TURNBERRY, Scotland — The attendance for the second round of the British Open was estimated at 28,000 Friday. Apparently, most of them got lost on their way to the grandstands lining the 18th green. They were about half-full on both sides.
The Royal & Ancient said ticket sales were slightly up — there were 25,000 people at Turnberry in the second round in 1994 — but cautioned that this links course simply doesn't hold as many spectators as St. Andrews or Royal Birkdale.
The economy played a role, too, not to mention that Turnberry is one of the few links where a train doesn't run through town.
Outplaying the big boys
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Daniel Gaunt made his British Open debut a memorable one.
The 30-year-old Australian who has been chasing around the mini-tours in Europe made it to Turnberry through local qualifying last week. He played a practice round with Tom Watson on Monday, then joined up with John Daly on Tuesday.
The best stuff came Friday, when Gaunt went through the toughest stretch at Turnberry in 2 under and wound up with a 67. It was the lowest score of the second round and allowed him to make the cut at 3-over 143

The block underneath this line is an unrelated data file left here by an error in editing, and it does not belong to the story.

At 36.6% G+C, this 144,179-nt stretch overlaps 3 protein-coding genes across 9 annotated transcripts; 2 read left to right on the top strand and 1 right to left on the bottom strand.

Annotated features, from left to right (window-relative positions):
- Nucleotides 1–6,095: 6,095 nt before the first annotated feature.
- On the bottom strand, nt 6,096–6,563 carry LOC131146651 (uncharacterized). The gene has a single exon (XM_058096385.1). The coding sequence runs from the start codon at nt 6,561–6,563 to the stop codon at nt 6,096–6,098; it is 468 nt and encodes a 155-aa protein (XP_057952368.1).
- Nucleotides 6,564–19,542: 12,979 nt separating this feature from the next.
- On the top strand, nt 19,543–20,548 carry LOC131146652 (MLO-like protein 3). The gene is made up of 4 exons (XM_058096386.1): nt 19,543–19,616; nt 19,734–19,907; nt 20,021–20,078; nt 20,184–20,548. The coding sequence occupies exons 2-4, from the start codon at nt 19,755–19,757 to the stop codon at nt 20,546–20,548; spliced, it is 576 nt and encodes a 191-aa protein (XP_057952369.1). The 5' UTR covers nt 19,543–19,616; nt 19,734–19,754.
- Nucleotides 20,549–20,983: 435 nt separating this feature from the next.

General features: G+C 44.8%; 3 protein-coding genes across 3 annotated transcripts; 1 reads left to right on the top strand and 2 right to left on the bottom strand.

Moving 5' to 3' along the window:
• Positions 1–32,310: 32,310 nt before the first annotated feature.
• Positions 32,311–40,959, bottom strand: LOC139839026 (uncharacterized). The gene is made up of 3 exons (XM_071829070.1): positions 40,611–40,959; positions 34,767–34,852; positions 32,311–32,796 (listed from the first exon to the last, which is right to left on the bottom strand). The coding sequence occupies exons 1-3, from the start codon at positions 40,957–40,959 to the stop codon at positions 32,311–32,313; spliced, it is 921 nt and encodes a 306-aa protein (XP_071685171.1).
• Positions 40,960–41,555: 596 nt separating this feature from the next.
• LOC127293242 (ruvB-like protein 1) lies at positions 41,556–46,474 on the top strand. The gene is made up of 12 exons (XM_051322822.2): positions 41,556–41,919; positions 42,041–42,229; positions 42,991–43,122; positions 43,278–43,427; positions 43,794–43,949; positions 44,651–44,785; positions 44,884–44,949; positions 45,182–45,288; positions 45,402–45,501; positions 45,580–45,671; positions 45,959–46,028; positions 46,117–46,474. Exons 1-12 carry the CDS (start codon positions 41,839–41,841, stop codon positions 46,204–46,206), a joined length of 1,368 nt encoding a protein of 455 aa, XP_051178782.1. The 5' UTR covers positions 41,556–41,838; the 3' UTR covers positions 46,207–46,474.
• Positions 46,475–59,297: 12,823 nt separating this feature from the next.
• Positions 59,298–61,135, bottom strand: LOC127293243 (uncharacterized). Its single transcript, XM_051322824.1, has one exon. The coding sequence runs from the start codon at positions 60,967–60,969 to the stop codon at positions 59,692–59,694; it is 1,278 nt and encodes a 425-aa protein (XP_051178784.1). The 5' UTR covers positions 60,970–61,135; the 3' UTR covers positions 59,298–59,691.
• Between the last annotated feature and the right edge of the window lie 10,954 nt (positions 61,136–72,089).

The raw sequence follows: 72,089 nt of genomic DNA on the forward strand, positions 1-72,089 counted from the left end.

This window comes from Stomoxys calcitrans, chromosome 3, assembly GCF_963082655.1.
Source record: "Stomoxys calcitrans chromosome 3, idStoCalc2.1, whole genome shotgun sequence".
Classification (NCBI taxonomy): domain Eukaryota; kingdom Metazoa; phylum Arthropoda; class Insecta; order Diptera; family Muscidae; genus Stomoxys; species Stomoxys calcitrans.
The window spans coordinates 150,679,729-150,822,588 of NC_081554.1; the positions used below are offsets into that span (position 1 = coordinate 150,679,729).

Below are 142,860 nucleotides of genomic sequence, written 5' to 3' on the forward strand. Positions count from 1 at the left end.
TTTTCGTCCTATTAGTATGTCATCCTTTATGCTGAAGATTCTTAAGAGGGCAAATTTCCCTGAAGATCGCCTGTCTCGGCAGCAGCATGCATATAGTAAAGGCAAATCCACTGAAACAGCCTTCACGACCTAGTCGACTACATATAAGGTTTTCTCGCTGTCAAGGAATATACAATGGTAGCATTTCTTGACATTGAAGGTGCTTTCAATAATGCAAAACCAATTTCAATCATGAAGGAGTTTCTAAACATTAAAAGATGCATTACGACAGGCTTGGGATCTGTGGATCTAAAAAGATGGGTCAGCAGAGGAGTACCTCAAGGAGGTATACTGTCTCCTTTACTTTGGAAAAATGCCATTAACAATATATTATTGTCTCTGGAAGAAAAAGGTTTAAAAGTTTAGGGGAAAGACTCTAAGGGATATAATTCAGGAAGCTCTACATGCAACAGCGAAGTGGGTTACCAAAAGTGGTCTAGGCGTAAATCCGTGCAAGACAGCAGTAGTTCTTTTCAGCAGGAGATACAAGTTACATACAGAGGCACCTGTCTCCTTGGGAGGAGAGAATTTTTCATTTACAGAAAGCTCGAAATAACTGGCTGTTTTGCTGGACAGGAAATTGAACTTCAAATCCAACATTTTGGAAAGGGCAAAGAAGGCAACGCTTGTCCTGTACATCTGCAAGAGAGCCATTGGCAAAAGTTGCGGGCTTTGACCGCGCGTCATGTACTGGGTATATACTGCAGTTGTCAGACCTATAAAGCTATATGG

Keep the clubs dry, honey
Mark Calcavecchia's wife, Brenda, is his caddie for the week. That's nothing new. She has carried his bag occasionally since they started dating in 2001.
Calcavecchia counts two victories with Brenda on the bag — the Maekyung Open and the Shark Shootout.
"She golfs," he said. "She knows what she's doing out there. When it started raining on 16, she said, 'Don't worry about me, I don't care if I get soaked.' ... She knows she's got to keep the clubs dry."
A major feat for Daly
John Daly had a 72 and was at even-par 140, making the cut in a major for the first time since Southern Hills two years ago at the PGA Championship. ... The last time Tom Watson had a share of the 36-hole lead was the 1998 AT&T Pebble Beach National Pro-Am. He slept on that lead for seven months because rain forced it to be finished in August. Watson wound up in a tie for ninth.